With Summer here I am going to talk to you about fishing from canoes and kayaks in your local estuaries or creeks.
Fishing from kayaks is spot-on for younger anglers as getting a kayak is usually much easier and cheaper than buying a small tinny. Kayaks are also a lot easier to move around and look after and don’t use any petrol, so there are some big savings there for kids with limited funds.
Paddling a canoe or kayak is also good exercise and will help build your strength and fitness. What else could you want to do along with wetting a line and catching a few fish ?
Getting into canoe or kayak fishing is easy so have a look in your local paper or Trading Post, or even a kayak shop, for a second-hand outfit. There are dozens of types about, from old canoes right through to single and double kayaks with all the gear. You can be sure of finding something to suit your price range and budget that will do the job as a cheap and convenient fishing platform.
Next thing is to organise getting your kayak to the water. If you live close to water you can make up a cheap trailer/trolley from old bike wheels and timber. Just put the kayak on it and wheel it down the road while watching out for traffic.
If you’re further away from the water you may need to get Mum or Dad to give you a hand by putting it on the car roof racks.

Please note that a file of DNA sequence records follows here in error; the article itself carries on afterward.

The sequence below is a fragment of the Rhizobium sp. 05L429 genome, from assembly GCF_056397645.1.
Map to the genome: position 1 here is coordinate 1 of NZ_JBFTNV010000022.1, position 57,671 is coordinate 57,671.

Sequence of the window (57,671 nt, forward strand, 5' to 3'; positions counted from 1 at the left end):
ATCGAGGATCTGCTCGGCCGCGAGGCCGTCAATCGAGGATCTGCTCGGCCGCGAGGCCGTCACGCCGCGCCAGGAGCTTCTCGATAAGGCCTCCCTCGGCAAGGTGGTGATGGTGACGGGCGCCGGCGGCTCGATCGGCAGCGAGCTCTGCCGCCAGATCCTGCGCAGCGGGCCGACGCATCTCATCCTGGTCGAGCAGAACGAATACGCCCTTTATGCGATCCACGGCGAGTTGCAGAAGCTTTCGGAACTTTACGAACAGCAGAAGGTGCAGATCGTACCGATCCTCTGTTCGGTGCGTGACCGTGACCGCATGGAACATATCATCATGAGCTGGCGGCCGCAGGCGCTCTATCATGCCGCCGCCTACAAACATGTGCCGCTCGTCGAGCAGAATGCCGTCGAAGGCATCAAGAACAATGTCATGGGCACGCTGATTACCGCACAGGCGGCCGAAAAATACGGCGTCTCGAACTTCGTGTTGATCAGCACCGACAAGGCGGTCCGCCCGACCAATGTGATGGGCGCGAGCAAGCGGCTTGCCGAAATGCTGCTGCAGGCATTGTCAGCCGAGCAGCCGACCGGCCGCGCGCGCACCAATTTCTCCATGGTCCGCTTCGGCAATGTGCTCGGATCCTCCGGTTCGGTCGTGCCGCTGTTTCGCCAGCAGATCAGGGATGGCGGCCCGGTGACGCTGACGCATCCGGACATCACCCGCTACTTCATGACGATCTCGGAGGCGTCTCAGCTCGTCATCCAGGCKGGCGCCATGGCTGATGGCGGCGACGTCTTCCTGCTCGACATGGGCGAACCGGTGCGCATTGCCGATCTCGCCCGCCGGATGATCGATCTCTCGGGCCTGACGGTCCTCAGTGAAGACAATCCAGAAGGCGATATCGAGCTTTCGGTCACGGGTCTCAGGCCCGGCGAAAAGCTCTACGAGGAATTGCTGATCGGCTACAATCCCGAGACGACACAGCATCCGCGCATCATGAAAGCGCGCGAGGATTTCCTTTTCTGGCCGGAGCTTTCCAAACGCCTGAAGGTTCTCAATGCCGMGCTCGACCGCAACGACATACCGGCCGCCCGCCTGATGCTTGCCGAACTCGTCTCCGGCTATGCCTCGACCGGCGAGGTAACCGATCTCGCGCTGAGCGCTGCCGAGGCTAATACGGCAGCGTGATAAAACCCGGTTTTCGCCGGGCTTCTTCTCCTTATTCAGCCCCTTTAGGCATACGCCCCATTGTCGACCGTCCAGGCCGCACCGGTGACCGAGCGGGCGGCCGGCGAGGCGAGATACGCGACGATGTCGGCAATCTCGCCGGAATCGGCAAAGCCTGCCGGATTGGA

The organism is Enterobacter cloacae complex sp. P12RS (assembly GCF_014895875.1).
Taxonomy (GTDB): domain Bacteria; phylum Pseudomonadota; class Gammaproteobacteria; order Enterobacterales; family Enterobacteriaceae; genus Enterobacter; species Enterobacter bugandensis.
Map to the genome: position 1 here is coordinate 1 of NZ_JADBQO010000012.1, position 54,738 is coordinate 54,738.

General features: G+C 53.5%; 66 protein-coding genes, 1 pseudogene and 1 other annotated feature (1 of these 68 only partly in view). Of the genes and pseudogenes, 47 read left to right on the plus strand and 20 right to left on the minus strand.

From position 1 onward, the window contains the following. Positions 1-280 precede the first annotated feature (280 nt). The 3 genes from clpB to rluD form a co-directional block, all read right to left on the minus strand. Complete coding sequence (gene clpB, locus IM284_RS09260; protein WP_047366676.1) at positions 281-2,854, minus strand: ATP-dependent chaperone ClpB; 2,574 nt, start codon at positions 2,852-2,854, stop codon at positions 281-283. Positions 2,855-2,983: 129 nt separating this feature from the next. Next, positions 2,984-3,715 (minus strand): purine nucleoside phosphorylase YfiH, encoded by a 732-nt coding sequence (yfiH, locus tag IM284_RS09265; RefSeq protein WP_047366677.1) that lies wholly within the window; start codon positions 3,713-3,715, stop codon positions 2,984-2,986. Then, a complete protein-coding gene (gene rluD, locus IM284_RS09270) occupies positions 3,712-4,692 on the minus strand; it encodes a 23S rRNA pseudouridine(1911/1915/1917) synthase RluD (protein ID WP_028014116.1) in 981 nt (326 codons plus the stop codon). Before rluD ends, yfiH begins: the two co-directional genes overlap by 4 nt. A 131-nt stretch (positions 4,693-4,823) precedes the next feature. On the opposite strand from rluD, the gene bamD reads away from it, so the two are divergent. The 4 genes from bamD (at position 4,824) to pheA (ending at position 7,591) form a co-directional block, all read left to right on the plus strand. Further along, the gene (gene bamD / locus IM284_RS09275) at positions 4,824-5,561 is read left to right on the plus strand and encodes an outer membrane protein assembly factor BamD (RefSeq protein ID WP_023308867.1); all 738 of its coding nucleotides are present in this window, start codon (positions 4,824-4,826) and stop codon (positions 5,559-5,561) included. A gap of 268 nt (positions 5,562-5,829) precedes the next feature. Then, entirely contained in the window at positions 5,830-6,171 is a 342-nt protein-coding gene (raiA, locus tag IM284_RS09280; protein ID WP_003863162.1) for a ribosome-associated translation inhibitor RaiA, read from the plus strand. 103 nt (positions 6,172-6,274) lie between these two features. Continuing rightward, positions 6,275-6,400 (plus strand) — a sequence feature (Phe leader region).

Before you put the kayak in the water and even think about fishing, make sure you have a personal flotation device (PFD) for anyone who’s getting in it. Also, spend some time in shallow and calm water padding about to get the hang of things before venturing into deeper water or too far from land.
Paddling a kayak may take some getting used to so take your time and just paddle around before trying to fish out of it.
Once you are proficient and confident, it’s time to start thinking about catching some of the local fish. This can include fishing freshwater creeks and dams for bass or trout or flathead, whiting and bream in the saltwater.
A kayak is a big advantage in shallow and quiet water and gives the angler a chance to slowly drift and sneak up over flats or around oyster leases without spooking fish as much as you would in a tinny with an outboard motor.
You don’t need much tackle or gear to fish from a kayak, just a light threadline outfit and a few lures like soft plastics or hard-bodied divers, or some bait and hooks and sinkers.
Take a pair of pliers to remove hooks, a small landing net and something to put a few fish in.
Travelling light is a great way to fish and much less complicated than carrying a heap of stuff you don’t need or will never use. Fishing from a kayak is a cheap and easy way to get on the water and expand your fishing horizons from the local wharf to being mobile and able to go where you want.
Just be careful, wear that PFD all the time and don’t go out if it’s windy or in rough water.
Fishing from a kayak is very effective on estuary fish like bream and flathead.Reads: 513